The Good Judgment Project

I am a researcher with The Good Judgment Project, the first large-scale study of people forecasting world events. Our team is working towards two goals: improving the accuracy of our best forecasts, and producing significant academic research in a range of fields including decision science, political science, organizational behavior, and forecasting.

Discovering forecasting. I began forecasting for the GJP in 2011 and was surprised to start winning awards for my predictions. I was also impressed that the GJP's collective forecasts were so much better than the other large academic teams competing in the IARPA forecasting tournament. These early successes inspired me to want to help push the project to new heights. Though our collective forecasts were already surprisingly accurate in 2011, we were confident we could do better by studying the best individual performers and improving the tools, including the web platforms, they used.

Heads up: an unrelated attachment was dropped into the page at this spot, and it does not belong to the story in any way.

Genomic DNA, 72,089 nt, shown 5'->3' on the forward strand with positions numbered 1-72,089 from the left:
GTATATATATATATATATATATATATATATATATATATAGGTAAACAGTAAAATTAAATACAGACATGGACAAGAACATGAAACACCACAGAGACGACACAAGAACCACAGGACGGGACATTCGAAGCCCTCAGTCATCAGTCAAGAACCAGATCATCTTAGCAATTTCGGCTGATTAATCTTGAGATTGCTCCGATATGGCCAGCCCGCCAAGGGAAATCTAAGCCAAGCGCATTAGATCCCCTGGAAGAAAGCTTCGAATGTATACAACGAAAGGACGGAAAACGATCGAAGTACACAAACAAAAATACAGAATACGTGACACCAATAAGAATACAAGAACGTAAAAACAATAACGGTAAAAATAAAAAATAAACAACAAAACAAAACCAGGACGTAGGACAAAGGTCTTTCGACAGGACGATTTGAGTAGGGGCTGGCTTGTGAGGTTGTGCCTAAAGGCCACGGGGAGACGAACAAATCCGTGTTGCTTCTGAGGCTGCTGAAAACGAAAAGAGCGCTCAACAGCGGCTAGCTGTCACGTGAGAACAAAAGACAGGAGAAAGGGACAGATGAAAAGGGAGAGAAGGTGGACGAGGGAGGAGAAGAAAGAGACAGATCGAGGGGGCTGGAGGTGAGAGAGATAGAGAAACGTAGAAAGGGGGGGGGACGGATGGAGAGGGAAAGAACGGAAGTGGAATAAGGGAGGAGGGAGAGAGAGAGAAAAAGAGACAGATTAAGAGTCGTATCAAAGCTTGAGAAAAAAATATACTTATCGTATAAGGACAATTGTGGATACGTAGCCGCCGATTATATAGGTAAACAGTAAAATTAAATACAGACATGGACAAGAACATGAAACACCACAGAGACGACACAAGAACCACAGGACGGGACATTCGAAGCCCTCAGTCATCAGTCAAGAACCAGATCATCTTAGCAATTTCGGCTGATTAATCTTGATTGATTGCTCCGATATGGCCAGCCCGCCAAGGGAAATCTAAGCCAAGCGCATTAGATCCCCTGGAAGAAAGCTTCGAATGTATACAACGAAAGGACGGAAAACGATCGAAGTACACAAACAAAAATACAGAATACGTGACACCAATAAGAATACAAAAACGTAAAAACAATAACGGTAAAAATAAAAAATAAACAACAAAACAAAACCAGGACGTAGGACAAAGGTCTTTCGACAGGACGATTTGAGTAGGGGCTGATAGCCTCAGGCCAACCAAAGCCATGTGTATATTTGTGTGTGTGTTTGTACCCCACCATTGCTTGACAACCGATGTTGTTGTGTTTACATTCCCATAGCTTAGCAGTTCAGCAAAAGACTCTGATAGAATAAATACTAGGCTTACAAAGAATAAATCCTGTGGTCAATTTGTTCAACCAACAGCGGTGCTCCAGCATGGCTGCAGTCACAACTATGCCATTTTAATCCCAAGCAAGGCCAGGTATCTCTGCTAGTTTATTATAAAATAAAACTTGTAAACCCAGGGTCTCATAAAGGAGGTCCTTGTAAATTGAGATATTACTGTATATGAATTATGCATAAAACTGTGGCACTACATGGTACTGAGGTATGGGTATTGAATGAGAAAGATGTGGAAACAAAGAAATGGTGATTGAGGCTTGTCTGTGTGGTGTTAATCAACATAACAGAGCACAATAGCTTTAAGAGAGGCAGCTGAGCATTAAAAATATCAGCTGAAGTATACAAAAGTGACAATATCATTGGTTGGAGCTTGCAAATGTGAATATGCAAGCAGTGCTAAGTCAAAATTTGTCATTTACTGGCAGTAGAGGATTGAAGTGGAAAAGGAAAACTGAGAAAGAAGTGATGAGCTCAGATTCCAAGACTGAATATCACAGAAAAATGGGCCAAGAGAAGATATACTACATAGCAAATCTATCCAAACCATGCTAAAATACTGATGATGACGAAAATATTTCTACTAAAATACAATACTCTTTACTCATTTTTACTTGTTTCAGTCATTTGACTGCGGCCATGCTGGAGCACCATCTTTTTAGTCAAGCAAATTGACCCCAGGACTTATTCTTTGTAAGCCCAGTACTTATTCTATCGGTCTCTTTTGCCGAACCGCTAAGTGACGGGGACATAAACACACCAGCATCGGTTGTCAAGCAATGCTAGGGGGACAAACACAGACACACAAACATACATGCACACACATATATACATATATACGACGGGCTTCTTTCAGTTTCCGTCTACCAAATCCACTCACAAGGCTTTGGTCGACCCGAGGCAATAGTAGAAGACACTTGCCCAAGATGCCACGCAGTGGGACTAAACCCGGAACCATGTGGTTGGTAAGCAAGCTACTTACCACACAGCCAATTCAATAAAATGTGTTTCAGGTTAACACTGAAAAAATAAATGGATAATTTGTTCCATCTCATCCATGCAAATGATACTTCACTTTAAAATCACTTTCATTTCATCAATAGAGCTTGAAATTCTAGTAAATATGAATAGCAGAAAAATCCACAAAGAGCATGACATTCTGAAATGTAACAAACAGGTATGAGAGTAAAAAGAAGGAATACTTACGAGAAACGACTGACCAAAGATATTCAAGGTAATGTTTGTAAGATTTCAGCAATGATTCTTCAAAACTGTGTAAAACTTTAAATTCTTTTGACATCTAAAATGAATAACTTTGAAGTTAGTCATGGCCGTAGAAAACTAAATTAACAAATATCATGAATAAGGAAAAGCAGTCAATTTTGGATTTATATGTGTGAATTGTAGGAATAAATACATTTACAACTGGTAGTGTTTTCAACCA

Studying the best. One of the first GJP studies I contributed to as a researcher was an examination of individual variation in forecasting skills. In work published in the Journal of Experimental Psychology: Applied, we describe how cognitive flexibility, training, and other factors come together to produce the best individual forecasters. Readers of Philip Tetlock's book Superforecasting may be interested in more detailed analyses in our Superforecaster research in Perspectives on Pyschological Science. In this paper we describe how tracking the best performers from prior years into "Superforecaster" collaborative teams led to dramatically better accuracy and added an important new dimension to the project. I'm contributing to much more research that is underway including a study of linguistic indicators of good forecasting, and a large experiment on process and outcome accountability regimes.

Improving the platforms with user-centered design. In another role with the project I help the development team think through design changes. I find that experiments, log data, participant observation and conversations with forecasters all offer key insights into user interactions. We give careful attention to user experience because every improvement to our platform makes our research more vital and our forecasts more accurate.

Michael Bishop

Computational Social Scientist
University of Pennsylvania
Department of Psychology
Michael Bishop


E-mail: michaelbish at the well known email service by google